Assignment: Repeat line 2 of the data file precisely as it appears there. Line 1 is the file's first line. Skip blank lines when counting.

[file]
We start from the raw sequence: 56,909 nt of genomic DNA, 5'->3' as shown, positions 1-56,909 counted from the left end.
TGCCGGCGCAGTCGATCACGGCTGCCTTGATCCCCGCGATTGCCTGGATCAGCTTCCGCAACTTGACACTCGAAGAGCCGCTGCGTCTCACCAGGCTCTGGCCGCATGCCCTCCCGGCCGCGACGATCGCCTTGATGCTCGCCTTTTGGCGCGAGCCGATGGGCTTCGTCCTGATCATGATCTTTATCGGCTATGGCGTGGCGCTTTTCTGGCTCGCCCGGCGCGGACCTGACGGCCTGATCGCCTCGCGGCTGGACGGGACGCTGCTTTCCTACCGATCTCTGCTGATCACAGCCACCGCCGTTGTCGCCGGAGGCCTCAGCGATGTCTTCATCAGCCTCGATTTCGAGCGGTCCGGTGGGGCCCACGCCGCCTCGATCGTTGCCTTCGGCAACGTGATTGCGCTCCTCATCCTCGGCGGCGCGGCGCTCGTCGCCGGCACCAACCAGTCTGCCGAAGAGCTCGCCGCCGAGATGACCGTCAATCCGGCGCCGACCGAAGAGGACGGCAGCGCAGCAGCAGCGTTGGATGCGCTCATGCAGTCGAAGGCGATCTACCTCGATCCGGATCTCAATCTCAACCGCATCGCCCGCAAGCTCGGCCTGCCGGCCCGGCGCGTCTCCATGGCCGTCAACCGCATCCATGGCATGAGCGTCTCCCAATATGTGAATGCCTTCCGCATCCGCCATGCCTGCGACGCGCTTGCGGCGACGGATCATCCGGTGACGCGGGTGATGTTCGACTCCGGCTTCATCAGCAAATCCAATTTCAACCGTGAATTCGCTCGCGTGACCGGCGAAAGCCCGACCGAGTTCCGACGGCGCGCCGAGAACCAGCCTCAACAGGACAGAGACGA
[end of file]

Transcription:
TGCCGGCGCAGTCGATCACGGCTGCCTTGATCCCCGCGATTGCCTGGATCAGCTTCCGCAACTTGACACTCGAAGAGCCGCTGCGTCTCACCAGGCTCTGGCCGCATGCCCTCCCGGCCGCGACGATCGCCTTGATGCTCGCCTTTTGGCGCGAGCCGATGGGCTTCGTCCTGATCATGATCTTTATCGGCTATGGCGTGGCGCTTTTCTGGCTCGCCCGGCGCGGACCTGACGGCCTGATCGCCTCGCGGCTGGACGGGACGCTGCTTTCCTACCGATCTCTGCTGATCACAGCCACCGCCGTTGTCGCCGGAGGCCTCAGCGATGTCTTCATCAGCCTCGATTTCGAGCGGTCCGGTGGGGCCCACGCCGCCTCGATCGTTGCCTTCGGCAACGTGATTGCGCTCCTCATCCTCGGCGGCGCGGCGCTCGTCGCCGGCACCAACCAGTCTGCCGAAGAGCTCGCCGCCGAGATGACCGTCAATCCGGCGCCGACCGAAGAGGACGGCAGCGCAGCAGCAGCGTTGGATGCGCTCATGCAGTCGAAGGCGATCTACCTCGATCCGGATCTCAATCTCAACCGCATCGCCCGCAAGCTCGGCCTGCCGGCCCGGCGCGTCTCCATGGCCGTCAACCGCATCCATGGCATGAGCGTCTCCCAATATGTGAATGCCTTCCGCATCCGCCATGCCTGCGACGCGCTTGCGGCGACGGATCATCCGGTGACGCGGGTGATGTTCGACTCCGGCTTCATCAGCAAATCCAATTTCAACCGTGAATTCGCTCGCGTGACCGGCGAAAGCCCGACCGAGTTCCGACGGCGCGCCGAGAACCAGCCTCAACAGGACAGAGACGA